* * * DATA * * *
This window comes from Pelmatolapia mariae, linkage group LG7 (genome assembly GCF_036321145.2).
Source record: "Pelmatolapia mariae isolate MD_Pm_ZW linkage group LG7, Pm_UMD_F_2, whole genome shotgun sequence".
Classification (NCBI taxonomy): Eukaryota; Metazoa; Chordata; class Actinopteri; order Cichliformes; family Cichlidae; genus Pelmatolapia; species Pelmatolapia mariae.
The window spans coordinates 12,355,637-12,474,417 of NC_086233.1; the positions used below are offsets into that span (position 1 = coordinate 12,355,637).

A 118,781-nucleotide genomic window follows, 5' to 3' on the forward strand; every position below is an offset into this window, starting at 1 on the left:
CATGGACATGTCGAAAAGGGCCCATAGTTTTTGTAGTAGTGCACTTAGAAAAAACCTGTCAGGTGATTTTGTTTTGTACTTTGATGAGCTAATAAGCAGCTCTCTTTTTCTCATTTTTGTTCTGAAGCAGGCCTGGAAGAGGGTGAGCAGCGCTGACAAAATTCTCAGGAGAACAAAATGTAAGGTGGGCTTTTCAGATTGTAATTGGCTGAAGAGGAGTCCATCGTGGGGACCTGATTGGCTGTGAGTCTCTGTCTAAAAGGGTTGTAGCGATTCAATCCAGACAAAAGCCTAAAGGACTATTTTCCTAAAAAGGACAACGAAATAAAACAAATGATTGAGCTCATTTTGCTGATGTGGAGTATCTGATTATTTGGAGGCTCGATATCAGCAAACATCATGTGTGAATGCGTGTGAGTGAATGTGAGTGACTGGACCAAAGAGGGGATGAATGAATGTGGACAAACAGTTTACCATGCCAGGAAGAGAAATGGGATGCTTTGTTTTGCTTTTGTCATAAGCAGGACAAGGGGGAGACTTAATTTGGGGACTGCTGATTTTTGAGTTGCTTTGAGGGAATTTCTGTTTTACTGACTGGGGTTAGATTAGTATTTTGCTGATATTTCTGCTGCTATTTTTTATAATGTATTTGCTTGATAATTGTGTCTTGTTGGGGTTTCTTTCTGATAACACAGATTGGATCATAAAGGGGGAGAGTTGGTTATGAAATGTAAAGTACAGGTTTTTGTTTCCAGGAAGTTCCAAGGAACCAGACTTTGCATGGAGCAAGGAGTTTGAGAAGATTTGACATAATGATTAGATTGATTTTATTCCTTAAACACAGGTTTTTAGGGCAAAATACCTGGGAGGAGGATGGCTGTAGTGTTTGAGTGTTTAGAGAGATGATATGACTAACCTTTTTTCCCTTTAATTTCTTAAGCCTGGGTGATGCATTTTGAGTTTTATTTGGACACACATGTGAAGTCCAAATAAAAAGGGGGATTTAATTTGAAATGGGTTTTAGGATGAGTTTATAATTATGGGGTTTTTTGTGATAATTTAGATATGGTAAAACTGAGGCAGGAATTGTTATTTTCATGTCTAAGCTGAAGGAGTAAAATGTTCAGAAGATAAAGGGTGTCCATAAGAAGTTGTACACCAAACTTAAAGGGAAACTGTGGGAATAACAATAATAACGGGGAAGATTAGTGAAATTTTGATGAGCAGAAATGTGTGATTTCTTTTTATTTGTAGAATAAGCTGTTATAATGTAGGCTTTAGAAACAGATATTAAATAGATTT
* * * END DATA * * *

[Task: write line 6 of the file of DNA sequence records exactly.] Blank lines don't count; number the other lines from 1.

CATGGACATGTCGAAAAGGGCCCATAGTTTTTGTAGTAGTGCACTTAGAAAAAACCTGTCAGGTGATTTTGTTTTGTACTTTGATGAGCTAATAAGCAGCTCTCTTTTTCTCATTTTTGTTCTGAAGCAGGCCTGGAAGAGGGTGAGCAGCGCTGACAAAATTCTCAGGAGAACAAAATGTAAGGTGGGCTTTTCAGATTGTAATTGGCTGAAGAGGAGTCCATCGTGGGGACCTGATTGGCTGTGAGTCTCTGTCTAAAAGGGTTGTAGCGATTCAATCCAGACAAAAGCCTAAAGGACTATTTTCCTAAAAAGGACAACGAAATAAAACAAATGATTGAGCTCATTTTGCTGATGTGGAGTATCTGATTATTTGGAGGCTCGATATCAGCAAACATCATGTGTGAATGCGTGTGAGTGAATGTGAGTGACTGGACCAAAGAGGGGATGAATGAATGTGGACAAACAGTTTACCATGCCAGGAAGAGAAATGGGATGCTTTGTTTTGCTTTTGTCATAAGCAGGACAAGGGGGAGACTTAATTTGGGGACTGCTGATTTTTGAGTTGCTTTGAGGGAATTTCTGTTTTACTGACTGGGGTTAGATTAGTATTTTGCTGATATTTCTGCTGCTATTTTTTATAATGTATTTGCTTGATAATTGTGTCTTGTTGGGGTTTCTTTCTGATAACACAGATTGGATCATAAAGGGGGAGAGTTGGTTATGAAATGTAAAGTACAGGTTTTTGTTTCCAGGAAGTTCCAAGGAACCAGACTTTGCATGGAGCAAGGAGTTTGAGAAGATTTGACATAATGATTAGATTGATTTTATTCCTTAAACACAGGTTTTTAGGGCAAAATACCTGGGAGGAGGATGGCTGTAGTGTTTGAGTGTTTAGAGAGATGATATGACTAACCTTTTTTCCCTTTAATTTCTTAAGCCTGGGTGATGCATTTTGAGTTTTATTTGGACACACATGTGAAGTCCAAATAAAAAGGGGGATTTAATTTGAAATGGGTTTTAGGATGAGTTTATAATTATGGGGTTTTTTGTGATAATTTAGATATGGTAAAACTGAGGCAGGAATTGTTATTTTCATGTCTAAGCTGAAGGAGTAAAATGTTCAGAAGATAAAGGGTGTCCATAAGAAGTTGTACACCAAACTTAAAGGGAAACTGTGGGAATAACAATAATAACGGGGAAGATTAGTGAAATTTTGATGAGCAGAAATGTGTGATTTCTTTTTATTTGTAGAATAAGCTGTTATAATGTAGGCTTTAGAAACAGATATTAAATAGATTT